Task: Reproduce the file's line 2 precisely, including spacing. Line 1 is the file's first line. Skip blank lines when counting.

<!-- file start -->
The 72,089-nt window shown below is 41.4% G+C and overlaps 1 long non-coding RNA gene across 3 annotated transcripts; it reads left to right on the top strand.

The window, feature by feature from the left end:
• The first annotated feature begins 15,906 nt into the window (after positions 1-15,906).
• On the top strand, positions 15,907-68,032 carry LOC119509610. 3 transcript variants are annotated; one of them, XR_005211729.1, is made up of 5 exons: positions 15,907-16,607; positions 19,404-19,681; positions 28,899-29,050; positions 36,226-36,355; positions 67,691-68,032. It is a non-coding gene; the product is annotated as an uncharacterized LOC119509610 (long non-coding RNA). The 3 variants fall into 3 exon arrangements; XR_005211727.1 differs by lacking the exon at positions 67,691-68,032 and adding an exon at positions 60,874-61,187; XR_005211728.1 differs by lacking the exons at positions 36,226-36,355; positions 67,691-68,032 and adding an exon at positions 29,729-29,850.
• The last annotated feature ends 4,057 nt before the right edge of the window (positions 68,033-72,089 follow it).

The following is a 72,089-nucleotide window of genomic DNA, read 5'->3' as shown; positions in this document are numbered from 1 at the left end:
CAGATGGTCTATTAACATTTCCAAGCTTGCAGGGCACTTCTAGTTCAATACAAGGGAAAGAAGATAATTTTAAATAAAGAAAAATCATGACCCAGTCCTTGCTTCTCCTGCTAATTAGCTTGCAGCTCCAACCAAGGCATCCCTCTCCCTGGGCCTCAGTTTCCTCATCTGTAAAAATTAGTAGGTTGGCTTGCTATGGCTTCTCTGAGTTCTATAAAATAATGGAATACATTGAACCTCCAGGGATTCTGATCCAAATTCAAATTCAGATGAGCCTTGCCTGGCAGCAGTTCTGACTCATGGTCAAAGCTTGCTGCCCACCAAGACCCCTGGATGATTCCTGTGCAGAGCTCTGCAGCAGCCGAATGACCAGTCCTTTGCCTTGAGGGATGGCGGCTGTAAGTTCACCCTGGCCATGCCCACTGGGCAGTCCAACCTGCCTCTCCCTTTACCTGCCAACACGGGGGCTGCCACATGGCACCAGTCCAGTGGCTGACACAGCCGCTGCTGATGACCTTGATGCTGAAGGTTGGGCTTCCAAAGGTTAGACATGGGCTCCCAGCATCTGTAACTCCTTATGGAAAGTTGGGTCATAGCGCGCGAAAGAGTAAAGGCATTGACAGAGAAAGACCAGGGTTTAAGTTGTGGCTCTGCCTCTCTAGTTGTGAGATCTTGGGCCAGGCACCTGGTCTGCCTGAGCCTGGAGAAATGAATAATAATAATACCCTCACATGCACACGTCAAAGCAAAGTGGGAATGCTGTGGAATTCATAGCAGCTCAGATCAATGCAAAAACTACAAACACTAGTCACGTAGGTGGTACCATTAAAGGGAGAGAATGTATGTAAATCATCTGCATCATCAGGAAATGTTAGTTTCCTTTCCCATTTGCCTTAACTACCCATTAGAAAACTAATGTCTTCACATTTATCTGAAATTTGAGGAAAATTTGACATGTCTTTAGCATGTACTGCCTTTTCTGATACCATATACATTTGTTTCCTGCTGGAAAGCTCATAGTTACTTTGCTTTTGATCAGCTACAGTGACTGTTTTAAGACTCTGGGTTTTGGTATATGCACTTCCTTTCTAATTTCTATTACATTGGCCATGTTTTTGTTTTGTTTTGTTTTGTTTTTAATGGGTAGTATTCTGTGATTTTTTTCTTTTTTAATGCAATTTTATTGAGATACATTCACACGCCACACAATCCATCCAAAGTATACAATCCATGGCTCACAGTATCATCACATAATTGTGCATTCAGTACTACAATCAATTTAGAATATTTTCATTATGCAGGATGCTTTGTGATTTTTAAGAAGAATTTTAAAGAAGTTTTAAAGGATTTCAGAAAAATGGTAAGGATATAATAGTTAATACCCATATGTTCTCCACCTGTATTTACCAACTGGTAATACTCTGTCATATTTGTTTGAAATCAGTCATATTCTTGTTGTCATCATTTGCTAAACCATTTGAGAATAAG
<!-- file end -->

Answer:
The window, feature by feature from the left end: